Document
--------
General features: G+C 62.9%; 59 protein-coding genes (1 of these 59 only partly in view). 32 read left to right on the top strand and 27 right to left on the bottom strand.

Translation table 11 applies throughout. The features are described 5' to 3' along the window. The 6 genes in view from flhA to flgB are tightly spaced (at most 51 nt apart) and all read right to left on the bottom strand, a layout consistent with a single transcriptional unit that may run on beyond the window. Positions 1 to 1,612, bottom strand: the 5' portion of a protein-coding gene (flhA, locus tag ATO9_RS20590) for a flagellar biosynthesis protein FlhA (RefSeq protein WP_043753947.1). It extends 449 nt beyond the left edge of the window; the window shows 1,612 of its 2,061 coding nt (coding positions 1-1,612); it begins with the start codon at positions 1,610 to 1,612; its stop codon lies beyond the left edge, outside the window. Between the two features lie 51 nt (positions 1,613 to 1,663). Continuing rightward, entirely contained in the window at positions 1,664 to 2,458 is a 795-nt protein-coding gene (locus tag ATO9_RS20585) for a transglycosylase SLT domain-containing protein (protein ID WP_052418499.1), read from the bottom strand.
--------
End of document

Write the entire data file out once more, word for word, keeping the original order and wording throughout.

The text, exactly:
General features: G+C 62.9%; 59 protein-coding genes (1 of these 59 only partly in view). 32 read left to right on the top strand and 27 right to left on the bottom strand.

Translation table 11 applies throughout. The features are described 5' to 3' along the window. The 6 genes in view from flhA to flgB are tightly spaced (at most 51 nt apart) and all read right to left on the bottom strand, a layout consistent with a single transcriptional unit that may run on beyond the window. Positions 1 to 1,612, bottom strand: the 5' portion of a protein-coding gene (flhA, locus tag ATO9_RS20590) for a flagellar biosynthesis protein FlhA (RefSeq protein WP_043753947.1). It extends 449 nt beyond the left edge of the window; the window shows 1,612 of its 2,061 coding nt (coding positions 1-1,612); it begins with the start codon at positions 1,610 to 1,612; its stop codon lies beyond the left edge, outside the window. Between the two features lie 51 nt (positions 1,613 to 1,663). Continuing rightward, entirely contained in the window at positions 1,664 to 2,458 is a 795-nt protein-coding gene (locus tag ATO9_RS20585) for a transglycosylase SLT domain-containing protein (protein ID WP_052418499.1), read from the bottom strand.